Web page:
Find a good site

 If you are reading this manual, there is a good chance that you are interested in the profession of the gardener. that whether to live in the countryside, to work in rhythm of the seasons or have a more ecological, it is a job that can indeed be attractive. That said, cultivating more than forty vegetables requires skill and discipline work hardly comparable with other trades. Good training is essential.


The best advice I can offer to someone wishing to establish themselves in diversified market gardening is to go and work on other farms for a few seasons; in addition to gaining experience, you will be able to exchange your workforce against the precious know-how of a seasoned producer, regardless of the size of the farm. You will thus be able to become aware of the joys and difficulties inherent in the profession. Live the experience of an entire season and absorb, often unconsciously, everything a market gardener does well (and worse) are lessons that no training nor can any book replace. In this context, the choice of a good market gardener who is willing to pass on his knowledge base to you is very important. In the end, it's who you trust the mandate to introduce you to the trade. In my opinion, we must commit to at least one season to know if we are made for this job and this way of life.


That said, nothing beats your own experience. This is why, after one or two seasons spent at the farm of another, do not be afraid to get started and start your project. The market gardening formula on a small surface allows a slow. You can start without a lot of financial investment and expand your gardens as you gain confidence and skills. Start a small project of 30 baskets in ASC is not that difficult, given the makes most customers can be friends or knowledge. It is also possible to sell their vegetables in a nearby public market. Part-time gardening requires a less binding commitment and may constitute an interesting avenue. We should not forget that 60 years ago, the majority of people grew their vegetables and some sold their surplus in the markets. Moreover, unlike as many can imagine, it's a job which has its share of adventures and great meetings. At the risk of repeating myself, it's a job the reach of anyone willing to invest their time to learn it.

Find a good site


FIND THE RIGHT SITE to start your garden market gardening is the most important step in your project because several factors intrinsic to this choice will then influence production and daily life operations. Soil fertility, climate, orientation, potential clientele, and infrastructure are all things to consider before investing in a terrain. All the sites you visit will have different attributes and, since the ideal site does not exist not, it is very important to understand and prioritize these attributes. Choosing a site for bad reasons can seriously complicate the work of a gardener-market gardener. For example, it is common to fall under the spell of a bucolic place with a superb view, but not very favorable for cultivation, or again to buy a farm at low cost without too much realize the implications of being located three hours from route to a potential market. Prioritize beauty and the price of a site before the attributes specific to market gardening is a trap that must be avoided. Of course, various factors unrelated to agriculture come from the influence the process: access or not to land family, the will to live in his native region, to near family or near a dynamic village, etc. Nevertheless, beyond these considerations personal, the search for the best conditions for growth and operation must be a priority.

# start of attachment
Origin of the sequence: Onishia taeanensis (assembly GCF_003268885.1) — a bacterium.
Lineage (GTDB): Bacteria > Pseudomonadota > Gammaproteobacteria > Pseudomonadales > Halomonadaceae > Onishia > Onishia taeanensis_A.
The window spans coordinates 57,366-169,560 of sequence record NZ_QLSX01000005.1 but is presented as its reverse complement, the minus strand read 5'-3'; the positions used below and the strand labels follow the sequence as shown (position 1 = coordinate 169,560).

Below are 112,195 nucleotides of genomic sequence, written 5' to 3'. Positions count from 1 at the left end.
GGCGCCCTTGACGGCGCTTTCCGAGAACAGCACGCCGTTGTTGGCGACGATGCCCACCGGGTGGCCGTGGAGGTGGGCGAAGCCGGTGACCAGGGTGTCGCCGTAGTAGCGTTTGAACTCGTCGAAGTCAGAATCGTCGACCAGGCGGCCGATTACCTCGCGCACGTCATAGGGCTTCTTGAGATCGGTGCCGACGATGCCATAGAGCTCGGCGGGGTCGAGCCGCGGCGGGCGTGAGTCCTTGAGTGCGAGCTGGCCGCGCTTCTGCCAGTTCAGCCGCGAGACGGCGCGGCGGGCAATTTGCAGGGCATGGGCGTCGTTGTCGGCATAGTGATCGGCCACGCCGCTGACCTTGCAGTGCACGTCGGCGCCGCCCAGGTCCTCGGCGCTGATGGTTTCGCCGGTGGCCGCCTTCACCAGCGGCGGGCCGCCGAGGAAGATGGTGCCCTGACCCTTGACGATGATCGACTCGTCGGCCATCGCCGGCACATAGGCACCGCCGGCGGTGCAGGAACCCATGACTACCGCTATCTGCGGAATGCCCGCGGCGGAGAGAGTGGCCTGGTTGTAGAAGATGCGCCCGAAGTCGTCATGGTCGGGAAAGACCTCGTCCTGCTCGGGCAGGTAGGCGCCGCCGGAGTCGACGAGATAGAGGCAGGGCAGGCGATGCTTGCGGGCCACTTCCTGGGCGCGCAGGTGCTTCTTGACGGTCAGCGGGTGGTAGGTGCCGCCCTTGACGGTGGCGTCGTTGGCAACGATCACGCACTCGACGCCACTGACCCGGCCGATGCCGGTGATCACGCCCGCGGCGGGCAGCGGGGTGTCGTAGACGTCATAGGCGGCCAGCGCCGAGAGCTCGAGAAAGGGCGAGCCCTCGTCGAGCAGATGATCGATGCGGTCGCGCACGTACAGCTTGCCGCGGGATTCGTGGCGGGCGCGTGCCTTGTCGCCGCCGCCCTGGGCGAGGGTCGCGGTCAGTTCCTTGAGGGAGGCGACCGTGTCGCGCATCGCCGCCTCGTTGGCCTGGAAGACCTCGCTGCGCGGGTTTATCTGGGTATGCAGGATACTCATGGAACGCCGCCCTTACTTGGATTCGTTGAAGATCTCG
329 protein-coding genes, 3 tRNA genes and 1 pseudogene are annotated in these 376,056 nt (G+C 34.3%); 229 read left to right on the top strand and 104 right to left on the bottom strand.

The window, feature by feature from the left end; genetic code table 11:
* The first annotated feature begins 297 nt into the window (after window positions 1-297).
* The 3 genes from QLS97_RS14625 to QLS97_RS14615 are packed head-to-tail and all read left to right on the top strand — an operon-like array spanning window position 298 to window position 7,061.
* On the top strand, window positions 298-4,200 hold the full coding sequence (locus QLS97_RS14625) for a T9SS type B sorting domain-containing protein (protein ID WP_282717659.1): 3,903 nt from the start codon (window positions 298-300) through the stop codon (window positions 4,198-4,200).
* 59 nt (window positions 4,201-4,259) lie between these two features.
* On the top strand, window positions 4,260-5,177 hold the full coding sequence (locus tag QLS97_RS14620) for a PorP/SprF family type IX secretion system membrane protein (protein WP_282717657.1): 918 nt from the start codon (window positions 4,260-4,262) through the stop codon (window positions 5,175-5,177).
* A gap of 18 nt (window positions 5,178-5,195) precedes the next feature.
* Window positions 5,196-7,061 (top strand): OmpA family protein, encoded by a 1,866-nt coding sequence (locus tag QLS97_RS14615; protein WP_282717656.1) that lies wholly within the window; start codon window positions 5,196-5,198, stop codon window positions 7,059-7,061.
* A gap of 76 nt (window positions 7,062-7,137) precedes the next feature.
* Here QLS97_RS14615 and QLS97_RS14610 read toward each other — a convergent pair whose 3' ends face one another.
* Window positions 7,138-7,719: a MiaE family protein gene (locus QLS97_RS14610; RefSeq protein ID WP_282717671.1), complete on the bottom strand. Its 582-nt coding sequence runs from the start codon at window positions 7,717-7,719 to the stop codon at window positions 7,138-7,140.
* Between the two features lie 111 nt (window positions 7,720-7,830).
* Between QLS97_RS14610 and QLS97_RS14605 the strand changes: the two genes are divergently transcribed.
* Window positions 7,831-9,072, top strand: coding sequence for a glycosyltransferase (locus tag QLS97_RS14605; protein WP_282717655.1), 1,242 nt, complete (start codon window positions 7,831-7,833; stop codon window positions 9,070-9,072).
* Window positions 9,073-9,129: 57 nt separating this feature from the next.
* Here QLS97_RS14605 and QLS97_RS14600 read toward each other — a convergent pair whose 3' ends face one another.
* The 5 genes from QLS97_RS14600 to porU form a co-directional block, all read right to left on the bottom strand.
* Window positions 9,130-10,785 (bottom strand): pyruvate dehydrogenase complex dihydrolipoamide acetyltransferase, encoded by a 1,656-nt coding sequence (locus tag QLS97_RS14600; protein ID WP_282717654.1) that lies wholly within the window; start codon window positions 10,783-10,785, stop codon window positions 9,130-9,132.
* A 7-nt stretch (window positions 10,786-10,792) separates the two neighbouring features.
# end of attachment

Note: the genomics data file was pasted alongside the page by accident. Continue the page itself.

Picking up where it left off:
The best way to develop a good understanding of the potential of a site is to assess it using a grid-like the one presented on the next page. It is a worthwhile exercise. It makes it possible to add rationality to a highly emotional choice. You also have to take the time to visit several sites before making a choice and, above all, avoid getting carried away too quickly. Visit land can be done while you are working for another farm, or even when your Jardin maraîcher is only at the far project stage. The time spent prospecting for land is not lost, because it will help you to form your judgment about the sites.

Climate and microclimate

Despite all the strategies used to force crops in the spring and prolong the season in the fall (floating covers, tunnels, etc.), it is not must not forget that it is the regional climate of a site that remains the determining factor of growth cultures. The number of frost-free days and the average temperature will determine the length of the seasons and production potential. The research of the best climatic conditions for its jar din is therefore essential.


In Quebec, there are different agro cards - climatic conditions that delimit the territory according to climate and its influence on crops. In general, it is the maps of corn heat units (UTM) or hardiness zones that are used to indicate the regions where a market gardener will be able to do better.

There is another map that takes into account phenological observations to draw up a portrait of the most suitable places for culture: this is the bioclimatic zoning, presented above.

This type of map allows you to discover the territories advantaged by different conditions such as the nature of the soils, the presence of mountains, water, or even a flat relief.

In short, it designates the different microclimates that affect plant growth. These cards are of great help when the time comes. time to prospect for land in areas favorable to agriculture.